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Sector news, 18 - 24 August 2013

Universities flash the cash in clearing war Independent, 18 August 2013

Cash incentives to students are being stepped up as universities go to war with each other to fill places this autumn, an investigation by The Independent on Sunday has found. Last week it emerged some top universities were offering mini iPads and laptops to lure students onto courses. At Coventry University, students applying to the computing and engineering department with three B-grade passes are being offered an incentive of £1,000 towards fees or £1,500 towards the cost of university accommodation. Newman University in Birmingham is also extending a £10,000 grant available to students over their three-year study period to those with a minimum of three B-grade passes on its non-teacher training courses. The growth in incentives comes as the recruitment war between universities intensifies, with many of the country's leading universities taking advantage of the Government's new policy to increase their intake. Other incentives offered include a fee waiver by Goldsmiths, University of London, for the 10 most exceptional students from its local borough of Lewisham. Cash incentives of up to £2,000 a year were also being offered by Salford, Bangor, Bradford and Glasgow.

How to get into university without any A-levelsGuardian, 19 August 2013

This article focuses on a couple of young students who are starting university full-time this autumn, despite having no A level qualifications, and looks at alternative ways in. It says some universities are changing the way they think about candidates with alternative qualifications, and are even offering courses specifically tailored towards non-traditional students. One of the successful ones is a man who worked as a freelance journalist after leaving school with few qualifications, and another who served six years in the army. One has gone straight on to a degree course after doing a couple of pieces of work for the university, and the other has an offer on an extended programme for environmental engineering, meaning he will not have to take A levels but will need to pass the foundation year.

GCSE double entry - wise move or test overload?Guardian, 19 August 2013

Schools are under pressure to improve their grades, and it seems more than ever are “double entering” students, that is putting those thought to be at risk of narrowly missing C grades in English and maths, through papers with the Edexcel and OCR boards, sat one after the other on the same day. Ofqual says 15 per cent of candidates sitting maths GCSEs were entered for more than one board last year. Ofqual, the government and even exam boards have raised concerns that double entering, as well as the more established practice of entering students for GCSE exams at the end of year 10, could represent a testing overload for pupils. Sir John Rowling, founder of the PiXL (Performance in Excellence) club, a group of schools that work together to boost results and which has been criticised for encouraging double entry, said the move was just “common sense”.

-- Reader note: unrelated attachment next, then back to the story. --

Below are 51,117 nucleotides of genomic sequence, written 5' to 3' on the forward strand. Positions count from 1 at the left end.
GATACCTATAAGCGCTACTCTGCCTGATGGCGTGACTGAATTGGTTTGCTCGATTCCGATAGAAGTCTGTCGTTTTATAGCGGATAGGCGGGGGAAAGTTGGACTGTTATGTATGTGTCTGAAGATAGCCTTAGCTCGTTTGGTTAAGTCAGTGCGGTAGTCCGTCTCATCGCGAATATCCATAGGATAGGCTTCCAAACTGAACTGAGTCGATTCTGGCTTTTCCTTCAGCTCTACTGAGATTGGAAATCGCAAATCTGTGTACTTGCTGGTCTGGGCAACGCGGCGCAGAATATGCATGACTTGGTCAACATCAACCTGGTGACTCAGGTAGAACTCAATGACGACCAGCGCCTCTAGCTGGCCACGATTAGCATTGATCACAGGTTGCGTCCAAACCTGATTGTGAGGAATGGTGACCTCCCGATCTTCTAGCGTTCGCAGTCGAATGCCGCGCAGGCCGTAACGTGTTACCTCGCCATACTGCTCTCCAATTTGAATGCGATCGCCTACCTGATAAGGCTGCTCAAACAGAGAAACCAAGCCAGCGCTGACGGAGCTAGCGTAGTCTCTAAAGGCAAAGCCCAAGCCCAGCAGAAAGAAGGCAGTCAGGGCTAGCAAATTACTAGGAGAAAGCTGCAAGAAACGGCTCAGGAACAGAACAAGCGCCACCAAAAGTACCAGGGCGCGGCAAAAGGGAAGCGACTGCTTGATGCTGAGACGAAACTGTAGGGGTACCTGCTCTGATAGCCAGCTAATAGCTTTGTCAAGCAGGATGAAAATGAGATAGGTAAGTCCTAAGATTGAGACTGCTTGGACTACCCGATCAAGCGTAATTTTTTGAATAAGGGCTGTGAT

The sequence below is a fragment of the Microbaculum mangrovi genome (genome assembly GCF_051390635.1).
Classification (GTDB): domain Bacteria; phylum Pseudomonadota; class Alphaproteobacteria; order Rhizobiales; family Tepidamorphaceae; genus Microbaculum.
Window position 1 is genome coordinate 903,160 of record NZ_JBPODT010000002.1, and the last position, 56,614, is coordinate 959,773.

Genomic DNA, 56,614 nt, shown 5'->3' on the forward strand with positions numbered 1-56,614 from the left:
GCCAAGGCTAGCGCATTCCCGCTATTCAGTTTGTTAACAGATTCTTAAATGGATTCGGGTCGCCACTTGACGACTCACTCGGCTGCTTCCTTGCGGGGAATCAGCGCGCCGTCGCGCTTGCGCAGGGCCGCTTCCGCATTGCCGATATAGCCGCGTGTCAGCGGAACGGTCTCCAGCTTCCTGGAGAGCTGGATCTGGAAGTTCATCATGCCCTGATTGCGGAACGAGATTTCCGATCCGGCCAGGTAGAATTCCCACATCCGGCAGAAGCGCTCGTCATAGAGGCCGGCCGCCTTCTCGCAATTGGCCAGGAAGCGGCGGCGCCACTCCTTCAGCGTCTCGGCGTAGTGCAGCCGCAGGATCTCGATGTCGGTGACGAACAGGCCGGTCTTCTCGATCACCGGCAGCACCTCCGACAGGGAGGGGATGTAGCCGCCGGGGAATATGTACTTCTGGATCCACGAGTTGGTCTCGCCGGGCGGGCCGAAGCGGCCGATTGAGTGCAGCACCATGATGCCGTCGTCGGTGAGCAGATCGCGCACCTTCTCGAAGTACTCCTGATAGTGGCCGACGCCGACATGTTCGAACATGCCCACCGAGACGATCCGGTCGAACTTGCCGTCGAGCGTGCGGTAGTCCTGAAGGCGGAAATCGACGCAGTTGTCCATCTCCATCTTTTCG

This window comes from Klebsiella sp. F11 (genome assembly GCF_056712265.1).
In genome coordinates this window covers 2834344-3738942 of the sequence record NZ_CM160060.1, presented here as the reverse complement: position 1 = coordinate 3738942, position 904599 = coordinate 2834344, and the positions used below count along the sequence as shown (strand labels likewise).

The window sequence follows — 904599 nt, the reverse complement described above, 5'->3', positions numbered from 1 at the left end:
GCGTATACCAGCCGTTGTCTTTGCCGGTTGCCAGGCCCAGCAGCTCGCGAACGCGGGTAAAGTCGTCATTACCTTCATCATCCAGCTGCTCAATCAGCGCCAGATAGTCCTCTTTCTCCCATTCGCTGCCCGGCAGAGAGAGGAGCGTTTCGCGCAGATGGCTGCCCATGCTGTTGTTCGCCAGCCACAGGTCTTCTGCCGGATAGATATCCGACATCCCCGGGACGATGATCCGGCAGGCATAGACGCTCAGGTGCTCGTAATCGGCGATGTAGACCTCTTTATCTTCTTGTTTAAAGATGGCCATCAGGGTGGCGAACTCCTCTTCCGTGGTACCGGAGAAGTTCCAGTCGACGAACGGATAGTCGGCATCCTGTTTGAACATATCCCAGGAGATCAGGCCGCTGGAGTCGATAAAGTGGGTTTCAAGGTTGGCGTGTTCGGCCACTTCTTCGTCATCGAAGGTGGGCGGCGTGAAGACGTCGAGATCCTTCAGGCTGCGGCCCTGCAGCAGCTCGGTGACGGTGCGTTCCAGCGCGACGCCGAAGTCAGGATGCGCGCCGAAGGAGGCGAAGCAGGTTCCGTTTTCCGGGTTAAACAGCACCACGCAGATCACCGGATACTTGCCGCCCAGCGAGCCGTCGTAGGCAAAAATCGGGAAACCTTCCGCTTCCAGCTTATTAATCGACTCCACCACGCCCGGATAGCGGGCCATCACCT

GCSE results 2013: record fall in pupils getting C grades or higherGuardian, 22 August 2013

This year's GCSE results have seen a record fall in the proportion of pupils getting C grades or higher, triggered by a sharp rise in the number of students aged 15 or younger taking the exam early, tougher science papers and more pupils taking subjects multiple times. The proportion of GCSE entries achieving an A* to C grade was 68.1 per cent, a larger than expected fall of 1.3 percentage points compared with 2012, when 69.4 per cent of entries achieved A*-C. The percentage of pupils achieving A* to C grades rose from 1988 – the first year GCSE results were published – until last year, when they dropped by 0.4 percentage points. The number of the highest A* grades fell by 0.5 per cent. The results, published by the Joint Council for Qualifications (JCQ), also show girls have extended their lead over boys at grades C and above. Some 72.3 per cent of girls achieving A*-C, compared with 63.7 per cent of boys, and 8.3 per cent gained A*s compared with 5.3 per cent of boys. This may be the last year this happens, since coursework is being dropped in favour of end-of-year exams in which girls tend to do worse than boys. The fall in results could be crucial for many schools trying to stay above the Department for Education’s increased floor standard of results, a fall below which triggers an automatic inspection by Ofsted.

GCSE results warped by high volume of younger entrants, says Ofqual Guardian, 22 August 2013

This year's GCSE results have been so distorted by schools pushing younger pupils into taking the exams that it is difficult to fairly compare them with previous years, the exam regulator Ofqual has said. Figures from the Joint Council for Qualifications showed that GCSE entries from 15-year-olds were up nearly 40 per cent, from 579,831 to 806,141, and made up 15 per cent of those sitting the exam. Only 58 per cent of those aged 15 and younger achieved A* to C grades, compared with 71 per cent of 16-year-olds. Ofqual noted that when the results of 16-year-olds were taken alone, the results were very stable compared with previous years, and even showed a slight increase in English and maths results. In that age group the slight drop in grades was caused mainly by the introduction of a new set of science exams.